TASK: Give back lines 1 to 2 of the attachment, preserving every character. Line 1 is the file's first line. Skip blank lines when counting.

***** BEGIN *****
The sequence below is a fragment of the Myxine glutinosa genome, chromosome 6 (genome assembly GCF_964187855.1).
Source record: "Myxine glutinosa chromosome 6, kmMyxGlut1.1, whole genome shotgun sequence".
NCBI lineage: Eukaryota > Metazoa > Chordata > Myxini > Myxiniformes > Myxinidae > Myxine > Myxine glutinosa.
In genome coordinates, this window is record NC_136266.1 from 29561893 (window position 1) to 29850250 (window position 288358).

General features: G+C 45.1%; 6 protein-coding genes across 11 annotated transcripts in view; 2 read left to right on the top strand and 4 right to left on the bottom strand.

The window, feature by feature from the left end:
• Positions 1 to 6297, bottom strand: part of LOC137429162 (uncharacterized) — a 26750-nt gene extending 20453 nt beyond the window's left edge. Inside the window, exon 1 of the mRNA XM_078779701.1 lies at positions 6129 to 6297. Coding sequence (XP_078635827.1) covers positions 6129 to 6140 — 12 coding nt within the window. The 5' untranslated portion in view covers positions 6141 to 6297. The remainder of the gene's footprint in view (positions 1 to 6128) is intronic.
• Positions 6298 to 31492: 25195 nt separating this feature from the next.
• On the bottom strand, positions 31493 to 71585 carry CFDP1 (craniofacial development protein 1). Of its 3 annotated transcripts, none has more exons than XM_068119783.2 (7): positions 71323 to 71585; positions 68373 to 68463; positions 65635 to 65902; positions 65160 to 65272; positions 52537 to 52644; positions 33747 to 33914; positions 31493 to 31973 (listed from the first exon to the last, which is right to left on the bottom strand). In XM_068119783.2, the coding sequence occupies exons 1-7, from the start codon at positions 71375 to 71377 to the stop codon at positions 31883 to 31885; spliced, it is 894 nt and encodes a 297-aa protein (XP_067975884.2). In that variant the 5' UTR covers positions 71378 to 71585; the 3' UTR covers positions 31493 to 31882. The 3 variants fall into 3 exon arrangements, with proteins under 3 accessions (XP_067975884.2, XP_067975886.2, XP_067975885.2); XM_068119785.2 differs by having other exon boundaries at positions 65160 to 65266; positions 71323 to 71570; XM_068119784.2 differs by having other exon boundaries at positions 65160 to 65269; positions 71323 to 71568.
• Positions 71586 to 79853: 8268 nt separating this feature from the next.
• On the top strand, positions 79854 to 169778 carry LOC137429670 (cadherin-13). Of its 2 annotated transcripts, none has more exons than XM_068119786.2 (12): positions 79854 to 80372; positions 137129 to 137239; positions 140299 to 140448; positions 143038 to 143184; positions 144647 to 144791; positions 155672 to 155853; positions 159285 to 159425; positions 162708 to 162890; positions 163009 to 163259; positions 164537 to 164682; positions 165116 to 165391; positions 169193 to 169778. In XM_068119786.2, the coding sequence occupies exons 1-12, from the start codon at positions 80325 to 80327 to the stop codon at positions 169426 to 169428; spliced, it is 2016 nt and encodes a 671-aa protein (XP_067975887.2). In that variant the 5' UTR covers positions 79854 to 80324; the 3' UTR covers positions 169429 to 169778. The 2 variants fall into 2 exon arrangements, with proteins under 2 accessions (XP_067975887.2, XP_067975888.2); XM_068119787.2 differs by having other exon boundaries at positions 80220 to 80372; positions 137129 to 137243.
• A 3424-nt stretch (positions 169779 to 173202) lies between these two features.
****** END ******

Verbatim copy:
The sequence below is a fragment of the Myxine glutinosa genome, chromosome 6 (genome assembly GCF_964187855.1).
Source record: "Myxine glutinosa chromosome 6, kmMyxGlut1.1, whole genome shotgun sequence".